Tampa Bay home builders are pouring more concrete than they have for a year, suggesting the worst of the housing slump is behind them.
Local builders started 1,040 homes in the third quarter, which ran from July 1 to Sept. 30. It's the first time in a year that quarterly home starts cracked 1,000.
New home construction peaked at 4,659 in the spring of 2006. By the start of this year, on the heels of last fall's financial meltdown, housing starts had plunged to 697.
Barring a cataclysm, it looks as though that wintertime low represents the housing market bottom, said Tampa real estate consultant Tony Polito, whose firm, Metrostudy, compiled the latest housing figures.
What the market needs now is job creation, on the theory that a certain percentage of freshly hired employees will demand a new home in which to live. But hiring has been stodgy to say the least. In the summer, Tampa Bay's unemployment rate climbed above 11 percent.
"The recovery will stretch out a little longer," Polito said. "Hopefully, the same time next year the job market will improve."
Saws and hammers are more active in the suburban communities where K. Hovnanian Homes operates. The builder reported year-over-year sales surges of 40 to 50 percent in places like Lakeshore Ranch in central Pasco County and South Fork in southeast Hillsborough County.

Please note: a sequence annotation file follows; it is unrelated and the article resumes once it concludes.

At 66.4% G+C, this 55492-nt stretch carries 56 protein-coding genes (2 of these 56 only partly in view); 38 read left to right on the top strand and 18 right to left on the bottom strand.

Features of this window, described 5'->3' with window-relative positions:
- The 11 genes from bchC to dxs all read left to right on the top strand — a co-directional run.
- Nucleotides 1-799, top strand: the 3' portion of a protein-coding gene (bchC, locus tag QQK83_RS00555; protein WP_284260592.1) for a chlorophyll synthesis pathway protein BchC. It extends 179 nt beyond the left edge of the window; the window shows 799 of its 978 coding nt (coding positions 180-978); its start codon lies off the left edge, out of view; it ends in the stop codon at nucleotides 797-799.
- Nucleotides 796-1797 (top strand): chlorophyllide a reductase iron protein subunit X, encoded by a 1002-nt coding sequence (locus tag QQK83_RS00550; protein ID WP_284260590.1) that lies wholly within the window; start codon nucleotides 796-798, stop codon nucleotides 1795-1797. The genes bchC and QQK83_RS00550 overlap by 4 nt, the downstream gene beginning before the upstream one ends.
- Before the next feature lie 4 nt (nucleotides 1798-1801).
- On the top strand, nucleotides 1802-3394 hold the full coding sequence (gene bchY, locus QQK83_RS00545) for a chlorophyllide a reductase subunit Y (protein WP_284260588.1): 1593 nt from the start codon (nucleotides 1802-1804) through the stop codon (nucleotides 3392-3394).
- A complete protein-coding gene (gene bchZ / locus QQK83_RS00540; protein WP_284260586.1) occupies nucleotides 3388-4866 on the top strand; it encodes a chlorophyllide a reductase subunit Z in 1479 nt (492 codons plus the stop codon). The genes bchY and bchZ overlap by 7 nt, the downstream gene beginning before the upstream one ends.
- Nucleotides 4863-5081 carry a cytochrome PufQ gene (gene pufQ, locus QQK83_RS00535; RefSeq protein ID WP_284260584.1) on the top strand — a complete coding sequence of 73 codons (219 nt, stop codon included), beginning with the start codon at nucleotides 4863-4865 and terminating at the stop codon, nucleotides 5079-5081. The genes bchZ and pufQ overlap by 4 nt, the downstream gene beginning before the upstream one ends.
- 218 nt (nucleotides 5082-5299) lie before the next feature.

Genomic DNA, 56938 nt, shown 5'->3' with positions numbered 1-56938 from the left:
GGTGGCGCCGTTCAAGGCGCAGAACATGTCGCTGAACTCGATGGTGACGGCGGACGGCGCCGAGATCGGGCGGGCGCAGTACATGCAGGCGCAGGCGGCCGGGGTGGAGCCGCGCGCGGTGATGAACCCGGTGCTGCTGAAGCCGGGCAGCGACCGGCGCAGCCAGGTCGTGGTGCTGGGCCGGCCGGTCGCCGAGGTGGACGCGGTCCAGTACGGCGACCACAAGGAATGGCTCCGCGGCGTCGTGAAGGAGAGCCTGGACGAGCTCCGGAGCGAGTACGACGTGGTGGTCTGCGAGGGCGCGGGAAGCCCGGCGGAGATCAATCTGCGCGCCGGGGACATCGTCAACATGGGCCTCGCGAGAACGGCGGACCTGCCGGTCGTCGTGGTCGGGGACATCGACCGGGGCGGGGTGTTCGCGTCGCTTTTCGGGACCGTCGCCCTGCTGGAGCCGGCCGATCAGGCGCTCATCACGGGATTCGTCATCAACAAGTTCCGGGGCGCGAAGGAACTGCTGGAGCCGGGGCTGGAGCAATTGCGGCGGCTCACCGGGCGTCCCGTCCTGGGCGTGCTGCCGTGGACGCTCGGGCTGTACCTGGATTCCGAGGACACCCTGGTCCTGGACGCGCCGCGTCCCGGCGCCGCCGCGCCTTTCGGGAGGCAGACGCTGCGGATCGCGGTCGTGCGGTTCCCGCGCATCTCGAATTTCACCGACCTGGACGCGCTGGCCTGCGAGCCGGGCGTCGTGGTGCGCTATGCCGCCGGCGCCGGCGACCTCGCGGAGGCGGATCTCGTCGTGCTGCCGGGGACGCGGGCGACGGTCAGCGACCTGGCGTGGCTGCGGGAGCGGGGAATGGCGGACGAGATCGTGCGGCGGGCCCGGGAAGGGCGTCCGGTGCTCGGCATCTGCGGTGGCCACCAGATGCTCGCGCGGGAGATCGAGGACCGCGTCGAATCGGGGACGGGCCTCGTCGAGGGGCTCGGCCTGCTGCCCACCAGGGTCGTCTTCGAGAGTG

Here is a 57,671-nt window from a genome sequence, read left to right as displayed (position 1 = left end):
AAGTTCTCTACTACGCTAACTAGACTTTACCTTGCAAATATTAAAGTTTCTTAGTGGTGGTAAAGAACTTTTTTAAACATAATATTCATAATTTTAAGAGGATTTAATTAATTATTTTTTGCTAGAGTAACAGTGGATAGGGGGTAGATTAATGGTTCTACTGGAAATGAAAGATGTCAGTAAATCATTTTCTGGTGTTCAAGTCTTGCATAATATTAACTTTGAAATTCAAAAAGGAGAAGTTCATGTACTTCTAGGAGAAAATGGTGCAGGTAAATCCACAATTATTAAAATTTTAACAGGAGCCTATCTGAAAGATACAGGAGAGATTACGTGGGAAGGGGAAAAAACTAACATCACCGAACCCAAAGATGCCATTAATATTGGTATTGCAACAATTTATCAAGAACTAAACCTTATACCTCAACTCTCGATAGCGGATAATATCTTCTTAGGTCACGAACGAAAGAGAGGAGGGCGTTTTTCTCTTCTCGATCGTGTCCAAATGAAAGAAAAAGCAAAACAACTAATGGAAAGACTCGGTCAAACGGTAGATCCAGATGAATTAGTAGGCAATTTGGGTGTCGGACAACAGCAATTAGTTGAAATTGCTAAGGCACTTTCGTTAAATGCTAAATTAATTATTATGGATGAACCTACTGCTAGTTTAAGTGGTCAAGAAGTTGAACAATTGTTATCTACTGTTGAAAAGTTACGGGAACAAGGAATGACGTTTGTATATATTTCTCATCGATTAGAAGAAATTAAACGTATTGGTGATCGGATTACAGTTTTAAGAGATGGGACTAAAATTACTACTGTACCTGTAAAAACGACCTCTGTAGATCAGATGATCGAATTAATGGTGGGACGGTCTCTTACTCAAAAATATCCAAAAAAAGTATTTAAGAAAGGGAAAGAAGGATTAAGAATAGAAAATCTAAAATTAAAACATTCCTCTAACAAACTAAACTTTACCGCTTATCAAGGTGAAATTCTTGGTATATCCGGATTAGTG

George Schulmeyer, Hovnanian's West Florida division president, praised the $8,000 first-time home buyer tax credit for stimulating sales though the summer.
"That kicked in a lot of starts," Schulmeyer said. "We put some speculative inventory out there and it sold quickly."
The increase in housing starts helped the Florida construction industry add an estimated 5,500 jobs in August. That halted two years of layoffs that had thrown 200,000 construction employees out of work.
Sales of new homes in the Tampa Bay area aren't as positive. But they're certainly less bad.
New home closings — when buyers actually move into homes — edged down in the third quarter. That dip was caused by the record low number of starts that entered the building pipeline last winter.
Buyers closed on 1,033 new homes in the three months ending Sept. 30, compared with 1,105 homes in the second quarter ending June 30.
A glut of unsold new homes continues to oppress the market, but it is slowly reversing. Vacant new homes in the region stood at 2,079 on Sept. 30. The same time a year ago, the surplus was 2,838.
The same can't be said for vacant building lots, which in Tampa Bay alone number 31,308, enough to last about eight years at current sales. Polito said lot inventory has crept upward as builders bring new subdivisions on line.
Schulmeyer, whose homes sell for about $200,000 on average, predicted price stagnation into next year. Credit is tighter, and foreclosure homes remain a competitive threat.
"There are not many banks doing wild and creepy loans anymore," he said. "It's credit-driven these days. You have good credit, you get the mortgage."